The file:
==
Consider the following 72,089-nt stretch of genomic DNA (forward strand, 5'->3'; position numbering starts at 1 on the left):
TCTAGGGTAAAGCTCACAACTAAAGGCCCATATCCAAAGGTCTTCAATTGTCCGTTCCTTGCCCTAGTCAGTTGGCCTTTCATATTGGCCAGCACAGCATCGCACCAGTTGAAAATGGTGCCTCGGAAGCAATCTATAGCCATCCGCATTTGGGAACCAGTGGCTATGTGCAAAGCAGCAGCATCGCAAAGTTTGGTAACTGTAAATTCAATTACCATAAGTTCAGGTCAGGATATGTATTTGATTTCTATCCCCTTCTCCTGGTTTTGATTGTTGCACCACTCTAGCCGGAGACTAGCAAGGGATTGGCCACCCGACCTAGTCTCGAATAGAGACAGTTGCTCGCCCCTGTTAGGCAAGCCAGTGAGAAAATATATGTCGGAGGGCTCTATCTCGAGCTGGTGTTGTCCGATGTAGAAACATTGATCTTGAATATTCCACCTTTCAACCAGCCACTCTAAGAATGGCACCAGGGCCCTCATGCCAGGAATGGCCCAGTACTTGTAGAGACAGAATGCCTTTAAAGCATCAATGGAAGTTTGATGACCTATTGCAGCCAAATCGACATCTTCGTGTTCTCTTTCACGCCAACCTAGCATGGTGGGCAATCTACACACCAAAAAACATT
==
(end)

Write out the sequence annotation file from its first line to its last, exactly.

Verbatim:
Consider the following 72,089-nt stretch of genomic DNA (forward strand, 5'->3'; position numbering starts at 1 on the left):
TCTAGGGTAAAGCTCACAACTAAAGGCCCATATCCAAAGGTCTTCAATTGTCCGTTCCTTGCCCTAGTCAGTTGGCCTTTCATATTGGCCAGCACAGCATCGCACCAGTTGAAAATGGTGCCTCGGAAGCAATCTATAGCCATCCGCATTTGGGAACCAGTGGCTATGTGCAAAGCAGCAGCATCGCAAAGTTTGGTAACTGTAAATTCAATTACCATAAGTTCAGGTCAGGATATGTATTTGATTTCTATCCCCTTCTCCTGGTTTTGATTGTTGCACCACTCTAGCCGGAGACTAGCAAGGGATTGGCCACCCGACCTAGTCTCGAATAGAGACAGTTGCTCGCCCCTGTTAGGCAAGCCAGTGAGAAAATATATGTCGGAGGGCTCTATCTCGAGCTGGTGTTGTCCGATGTAGAAACATTGATCTTGAATATTCCACCTTTCAACCAGCCACTCTAAGAATGGCACCAGGGCCCTCATGCCAGGAATGGCCCAGTACTTGTAGAGACAGAATGCCTTTAAAGCATCAATGGAAGTTTGATGACCTATTGCAGCCAAATCGACATCTTCGTGTTCTCTTTCACGCCAACCTAGCATGGTGGGCAATCTACACACCAAAAAACATT